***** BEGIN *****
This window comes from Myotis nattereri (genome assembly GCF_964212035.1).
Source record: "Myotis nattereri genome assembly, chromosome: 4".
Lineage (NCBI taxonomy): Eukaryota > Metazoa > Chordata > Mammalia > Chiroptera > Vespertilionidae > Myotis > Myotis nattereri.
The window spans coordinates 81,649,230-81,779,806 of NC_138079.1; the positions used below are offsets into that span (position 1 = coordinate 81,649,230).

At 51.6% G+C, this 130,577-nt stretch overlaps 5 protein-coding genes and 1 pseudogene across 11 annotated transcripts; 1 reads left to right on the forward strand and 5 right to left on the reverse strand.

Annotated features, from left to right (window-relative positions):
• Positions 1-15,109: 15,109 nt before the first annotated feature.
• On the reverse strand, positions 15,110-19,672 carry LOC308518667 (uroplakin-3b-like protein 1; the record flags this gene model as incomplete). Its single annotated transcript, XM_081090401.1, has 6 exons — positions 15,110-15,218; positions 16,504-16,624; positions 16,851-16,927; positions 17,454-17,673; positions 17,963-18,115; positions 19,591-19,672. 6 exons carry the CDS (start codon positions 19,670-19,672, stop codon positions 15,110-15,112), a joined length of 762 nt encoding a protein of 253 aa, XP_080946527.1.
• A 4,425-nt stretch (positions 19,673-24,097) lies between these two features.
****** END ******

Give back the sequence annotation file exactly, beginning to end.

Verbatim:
This window comes from Myotis nattereri (genome assembly GCF_964212035.1).
Source record: "Myotis nattereri genome assembly, chromosome: 4".
Lineage (NCBI taxonomy): Eukaryota > Metazoa > Chordata > Mammalia > Chiroptera > Vespertilionidae > Myotis > Myotis nattereri.
The window spans coordinates 81,649,230-81,779,806 of NC_138079.1; the positions used below are offsets into that span (position 1 = coordinate 81,649,230).

At 51.6% G+C, this 130,577-nt stretch overlaps 5 protein-coding genes and 1 pseudogene across 11 annotated transcripts; 1 reads left to right on the forward strand and 5 right to left on the reverse strand.

Annotated features, from left to right (window-relative positions):
• Positions 1-15,109: 15,109 nt before the first annotated feature.
• On the reverse strand, positions 15,110-19,672 carry LOC308518667 (uroplakin-3b-like protein 1; the record flags this gene model as incomplete). Its single annotated transcript, XM_081090401.1, has 6 exons — positions 15,110-15,218; positions 16,504-16,624; positions 16,851-16,927; positions 17,454-17,673; positions 17,963-18,115; positions 19,591-19,672. 6 exons carry the CDS (start codon positions 19,670-19,672, stop codon positions 15,110-15,112), a joined length of 762 nt encoding a protein of 253 aa, XP_080946527.1.
• A 4,425-nt stretch (positions 19,673-24,097) lies between these two features.